Thomas Houseago (born in 1972 in Leeds, England) brings a vanguard approach to sculpture’s original subject, the human body. Utilizing mediums associated with classical and modernist sculpture—such as carved wood, clay, plaster, and bronze—as well as less traditional materials like rebar and hemp, Houseago builds monumental figures rife with the traces of their making. Body parts rendered from flat portions of wood adjoin others sculpted in the round to create an interplay between two- and three-dimensional elements. His bulky-shouldered figures replace the grace of their serpentine contrapposto stance with awkward contortions of piecemeal appendages. Crouched and stilted on thick limbs, these reductive interpretations convey a striking sense of weight and anatomical structure. By tapping into the nuanced legibility of the human form, Houseago’s figures oscillate between states of power and of vulnerability.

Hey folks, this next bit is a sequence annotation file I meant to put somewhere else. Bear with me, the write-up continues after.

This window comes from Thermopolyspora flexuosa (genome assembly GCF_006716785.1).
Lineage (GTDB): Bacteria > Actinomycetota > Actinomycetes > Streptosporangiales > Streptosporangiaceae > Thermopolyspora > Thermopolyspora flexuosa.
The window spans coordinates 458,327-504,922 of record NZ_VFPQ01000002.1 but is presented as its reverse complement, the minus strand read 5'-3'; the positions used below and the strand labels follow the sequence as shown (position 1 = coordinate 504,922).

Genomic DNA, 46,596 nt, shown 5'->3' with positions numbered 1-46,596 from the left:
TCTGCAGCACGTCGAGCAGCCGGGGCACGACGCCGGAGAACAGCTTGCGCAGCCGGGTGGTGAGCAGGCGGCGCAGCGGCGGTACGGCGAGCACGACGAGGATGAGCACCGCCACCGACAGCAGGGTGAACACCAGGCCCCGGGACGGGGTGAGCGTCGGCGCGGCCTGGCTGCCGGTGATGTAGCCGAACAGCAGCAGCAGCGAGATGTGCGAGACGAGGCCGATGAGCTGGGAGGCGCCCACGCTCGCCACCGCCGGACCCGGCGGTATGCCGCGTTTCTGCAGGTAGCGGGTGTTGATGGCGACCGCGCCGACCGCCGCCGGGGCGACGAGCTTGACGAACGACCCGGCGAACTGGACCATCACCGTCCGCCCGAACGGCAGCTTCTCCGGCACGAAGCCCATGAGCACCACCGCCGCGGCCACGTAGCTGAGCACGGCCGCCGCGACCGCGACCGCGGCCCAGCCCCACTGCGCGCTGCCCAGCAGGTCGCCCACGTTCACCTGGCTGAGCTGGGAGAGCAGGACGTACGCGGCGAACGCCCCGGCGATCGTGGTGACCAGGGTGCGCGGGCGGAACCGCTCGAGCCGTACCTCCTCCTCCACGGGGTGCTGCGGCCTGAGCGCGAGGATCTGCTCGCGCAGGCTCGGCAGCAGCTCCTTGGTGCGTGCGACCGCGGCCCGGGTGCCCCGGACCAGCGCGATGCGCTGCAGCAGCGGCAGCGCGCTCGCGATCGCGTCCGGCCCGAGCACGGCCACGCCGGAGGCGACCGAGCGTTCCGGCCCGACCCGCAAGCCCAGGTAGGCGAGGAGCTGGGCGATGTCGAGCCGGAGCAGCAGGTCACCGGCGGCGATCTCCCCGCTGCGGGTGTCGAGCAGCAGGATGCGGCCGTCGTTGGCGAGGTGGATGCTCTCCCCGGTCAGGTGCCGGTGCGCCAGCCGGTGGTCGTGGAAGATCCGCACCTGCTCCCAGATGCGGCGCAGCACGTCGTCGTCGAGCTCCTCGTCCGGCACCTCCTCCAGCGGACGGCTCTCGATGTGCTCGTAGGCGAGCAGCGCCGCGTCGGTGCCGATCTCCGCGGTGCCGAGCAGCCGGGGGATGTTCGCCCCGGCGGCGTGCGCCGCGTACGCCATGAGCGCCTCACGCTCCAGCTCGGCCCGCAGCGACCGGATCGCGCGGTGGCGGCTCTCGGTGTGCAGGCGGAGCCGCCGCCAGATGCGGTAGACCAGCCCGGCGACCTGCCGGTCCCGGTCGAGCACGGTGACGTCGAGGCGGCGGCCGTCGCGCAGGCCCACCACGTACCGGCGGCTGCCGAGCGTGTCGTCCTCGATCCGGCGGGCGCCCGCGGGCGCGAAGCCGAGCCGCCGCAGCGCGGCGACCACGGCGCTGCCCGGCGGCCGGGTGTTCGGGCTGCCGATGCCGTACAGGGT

Represented by Gagosian.
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